Earlier today I wrote about two Indian women who attacked three men who were harassing them on a bus. That story has a happy ending: the video has gone viral and the three men were arrested. But this case, also involving a group of men harassing young women, turned out very differently.
On November 15th, Tuğçe Albayrak, a 23-year-old university student studying to be a high school teacher, entered a women’s bathroom of a McDonalds in Offenbach, Germany, after hearing screams. It turned out that a group of young men were harassing a group of young women. Albayrak intervened in some way and this, apparently enraged one of the men. Because he returned and in video captured in very poor quality, by CCTV cameras, struck her on the head with something that caused her to fall to the ground, suffer a traumatic brain injury and fall into a coma.
To paraphrase Samuel L. Jackson these women “have had it with these motherf****** snakes male harassers on this motherf****** plane bus!” Friday, two sisters fought back against three men they claim were harassing them. Sunday, the police arrested the men. The incident, which a bus-rider filmed on a cell phone, is now a viral video sensation. The women, 22-year-old Aarti and 19-year-old Pooja, were riding a bus home in India’s Rohtak district when, they say, three male passengers started to harass them physically.
Great news! 98% of people who witness domestic abuse won’t do jack shit about it! This is what we learned from Sweden’s STHLM Panda, a collective dedicated to “doing social experiments, joking with people and documenting the society we live in.” The collective put a hidden camera in an elevator to see how people would respond to the site of a man abusing his female partner over the course of two days. According to STHLM Panda’s Konrad Ydhage, “We made this video to test domestic violence and violence in close relations and to see if people react when they really need to.” Ydhage said they expected, “that about 50% would intervene. I was prepared to take a hit by the bigger lads who entered the lift.”
But, it turns out, way less than 50% intervened. And no lads, big or small, did anything thing about it.
There is no shortage of misogynist, pervy, douchy and rape-y songs out there. Compiling them all into a list would be a Sisyphean Task, and yet, dear reader, here you are, reading a listicle of 9 songs that deserve special notice for their disturbing content. How, you must be asking, did I manage to wade through the ample waters of disgusting musical content and filter out the exceptionally offensive droplets? It’s not easy, I have to admit.
And yet do it I must. Some of these songs are obviously pervy, while others are more like musical sneak attacks, if you will, closeted in their sleazeitude, and, may go unnoticed. You might, in other words, find yourself singing them without realizing that you are condoning a song with a message you would never support. How does this happen? These songs may hide their content through their melodies, which can be deceptively romantic and and pop-ish, or through their lyrics, which may be unintelligible or are so pervy that you’re in denial about it.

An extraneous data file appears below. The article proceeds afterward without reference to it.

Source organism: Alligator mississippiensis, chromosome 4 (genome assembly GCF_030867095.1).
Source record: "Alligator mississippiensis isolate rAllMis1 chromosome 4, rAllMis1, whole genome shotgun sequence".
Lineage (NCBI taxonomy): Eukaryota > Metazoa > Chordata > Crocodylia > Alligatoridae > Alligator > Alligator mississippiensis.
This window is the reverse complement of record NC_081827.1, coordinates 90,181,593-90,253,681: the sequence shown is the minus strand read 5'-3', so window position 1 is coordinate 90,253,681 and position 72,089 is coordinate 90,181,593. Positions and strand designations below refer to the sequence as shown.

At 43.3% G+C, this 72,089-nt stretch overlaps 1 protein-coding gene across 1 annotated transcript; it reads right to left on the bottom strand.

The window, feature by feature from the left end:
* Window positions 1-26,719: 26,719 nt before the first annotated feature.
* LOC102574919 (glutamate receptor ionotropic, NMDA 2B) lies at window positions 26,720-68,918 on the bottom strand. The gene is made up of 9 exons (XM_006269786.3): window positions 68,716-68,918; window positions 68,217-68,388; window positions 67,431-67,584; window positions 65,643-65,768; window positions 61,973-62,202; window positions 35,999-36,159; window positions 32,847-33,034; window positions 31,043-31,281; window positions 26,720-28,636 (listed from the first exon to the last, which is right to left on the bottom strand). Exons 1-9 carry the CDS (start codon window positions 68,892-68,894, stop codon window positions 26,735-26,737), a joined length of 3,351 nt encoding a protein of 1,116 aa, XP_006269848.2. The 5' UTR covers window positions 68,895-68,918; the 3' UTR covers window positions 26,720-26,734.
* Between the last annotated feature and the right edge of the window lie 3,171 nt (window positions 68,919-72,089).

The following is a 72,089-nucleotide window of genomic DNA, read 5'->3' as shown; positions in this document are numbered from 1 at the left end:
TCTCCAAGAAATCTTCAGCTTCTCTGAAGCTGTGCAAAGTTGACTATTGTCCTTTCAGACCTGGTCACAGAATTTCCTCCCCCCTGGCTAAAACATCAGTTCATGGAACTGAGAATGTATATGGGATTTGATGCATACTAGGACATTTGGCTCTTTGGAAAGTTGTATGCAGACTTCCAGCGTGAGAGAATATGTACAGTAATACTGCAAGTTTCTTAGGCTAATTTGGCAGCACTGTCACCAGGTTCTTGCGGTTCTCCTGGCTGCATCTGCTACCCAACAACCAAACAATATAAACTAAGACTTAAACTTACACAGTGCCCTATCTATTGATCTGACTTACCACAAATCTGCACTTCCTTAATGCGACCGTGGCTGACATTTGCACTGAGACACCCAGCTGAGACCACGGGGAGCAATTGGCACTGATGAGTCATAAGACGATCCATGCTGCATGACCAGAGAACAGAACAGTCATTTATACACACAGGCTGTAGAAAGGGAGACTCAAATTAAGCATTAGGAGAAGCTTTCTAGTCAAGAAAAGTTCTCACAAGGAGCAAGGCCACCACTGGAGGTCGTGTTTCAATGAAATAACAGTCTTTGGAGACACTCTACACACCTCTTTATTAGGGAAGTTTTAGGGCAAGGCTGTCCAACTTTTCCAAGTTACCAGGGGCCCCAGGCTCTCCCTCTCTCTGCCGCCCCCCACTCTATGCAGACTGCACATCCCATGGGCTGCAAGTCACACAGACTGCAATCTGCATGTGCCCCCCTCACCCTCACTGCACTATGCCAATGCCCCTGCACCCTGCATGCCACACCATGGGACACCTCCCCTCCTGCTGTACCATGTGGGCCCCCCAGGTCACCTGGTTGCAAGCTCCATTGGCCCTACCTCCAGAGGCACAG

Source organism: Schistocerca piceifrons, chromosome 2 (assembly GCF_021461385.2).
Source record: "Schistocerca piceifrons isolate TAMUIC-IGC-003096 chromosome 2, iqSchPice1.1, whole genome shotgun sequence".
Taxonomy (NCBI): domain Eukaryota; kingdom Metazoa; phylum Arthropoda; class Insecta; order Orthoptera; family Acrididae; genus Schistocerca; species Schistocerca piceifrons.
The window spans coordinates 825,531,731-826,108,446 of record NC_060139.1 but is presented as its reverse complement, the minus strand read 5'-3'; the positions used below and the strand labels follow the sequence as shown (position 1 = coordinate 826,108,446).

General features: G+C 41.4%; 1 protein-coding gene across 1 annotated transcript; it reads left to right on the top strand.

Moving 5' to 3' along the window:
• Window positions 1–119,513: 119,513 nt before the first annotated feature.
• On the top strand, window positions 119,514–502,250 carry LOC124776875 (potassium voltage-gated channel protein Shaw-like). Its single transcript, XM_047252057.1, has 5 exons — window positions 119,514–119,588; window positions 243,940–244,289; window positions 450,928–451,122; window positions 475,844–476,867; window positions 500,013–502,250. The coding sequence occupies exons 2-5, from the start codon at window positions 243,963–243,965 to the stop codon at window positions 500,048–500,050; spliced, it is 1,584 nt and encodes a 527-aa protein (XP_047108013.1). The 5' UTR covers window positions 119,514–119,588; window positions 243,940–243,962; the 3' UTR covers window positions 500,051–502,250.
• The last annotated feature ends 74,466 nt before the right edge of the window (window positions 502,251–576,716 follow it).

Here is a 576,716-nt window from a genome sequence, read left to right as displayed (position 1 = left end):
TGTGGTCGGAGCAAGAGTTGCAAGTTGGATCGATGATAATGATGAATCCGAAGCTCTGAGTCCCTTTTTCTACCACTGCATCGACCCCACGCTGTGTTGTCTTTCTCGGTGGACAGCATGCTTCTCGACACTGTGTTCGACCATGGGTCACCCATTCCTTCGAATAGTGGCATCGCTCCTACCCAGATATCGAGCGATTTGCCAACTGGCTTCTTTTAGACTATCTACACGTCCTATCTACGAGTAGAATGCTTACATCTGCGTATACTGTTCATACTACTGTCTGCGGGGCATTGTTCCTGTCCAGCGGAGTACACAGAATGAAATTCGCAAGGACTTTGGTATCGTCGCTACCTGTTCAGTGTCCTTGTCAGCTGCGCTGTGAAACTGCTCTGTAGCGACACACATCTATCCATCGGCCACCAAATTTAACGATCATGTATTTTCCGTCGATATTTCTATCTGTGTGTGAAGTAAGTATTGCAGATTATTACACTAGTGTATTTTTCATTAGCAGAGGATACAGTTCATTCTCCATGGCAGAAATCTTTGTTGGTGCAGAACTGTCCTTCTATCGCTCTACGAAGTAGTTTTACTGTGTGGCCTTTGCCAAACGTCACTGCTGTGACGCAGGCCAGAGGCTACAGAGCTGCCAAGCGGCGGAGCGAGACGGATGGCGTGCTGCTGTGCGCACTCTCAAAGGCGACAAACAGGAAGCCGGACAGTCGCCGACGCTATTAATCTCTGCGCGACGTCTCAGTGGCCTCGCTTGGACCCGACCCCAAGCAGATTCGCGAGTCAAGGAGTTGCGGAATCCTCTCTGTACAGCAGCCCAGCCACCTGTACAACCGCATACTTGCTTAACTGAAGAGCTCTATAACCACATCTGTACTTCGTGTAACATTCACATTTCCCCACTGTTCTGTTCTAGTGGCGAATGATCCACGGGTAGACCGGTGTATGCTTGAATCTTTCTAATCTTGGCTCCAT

1. BLAME IT (ON THE ALCOHOL)
Blame It (On the Alcohol), the 2008 song by Jamie Foxx and T-Pain. is another obviously rape-culture reflecting/ endorsing anthem. And it’s the story of a boy encouraging a girl to stop acting like she doesn’t want to have sex:
Ay she say she usually don’t But I know that she front
Cause shawty know what she want
But she don’t wanna seem like she easy
Foxx clearly states his intention to use alcohol to get the girl he’s wooing to have sex with him: “Just one more round and you’re down I’d know it.”
Foxx demonstrates his familiarity with various alcohols and their various rape-facilitating qualities:
Blame it on the goose
Got you feeling loose
Blame it on Patron
Got you in the zone
Blame it on the a a a a a alcohol (x2)
Blame it on the vodka
Blame it on the henny
Blame it on the blue top
Got you feeling dizzy
Blame it on the a a a a a alcohol (x2)
People are justifiably outraged by Ray Rice’s treatment of his then-fiancee Janay Palmer. But what’s even scarier is that one out of five men admit that they’ve committed domestic violence against a partner or spouse. A new nationally-representative study by the University of Michigan asked 500 men the following question:
Over the course of your relationship, how often have you ever done any of these things (pushed, grabbed, or shoved; threw something; slapped or hit; kicked, bit, or hit with a fist; beat up; choked; burned or scalded; threatened with a knife or gun) to your current spouse/partner?
Nineteen percent, or one out of five men, admitted to doing so at least once. And, of course, these were just the men who were willing to report it to the researchers, which means that the phenomenon is likely ever more common. The lead author of the study, Vijay Singh, explains, “If men could enter responses in a private way, (the percentage) could have been even higher.” The rate would also go up if it included other kinds of abuse: “It did not ask about emotional abuse. It did not ask about sexual abuse,” Singh said.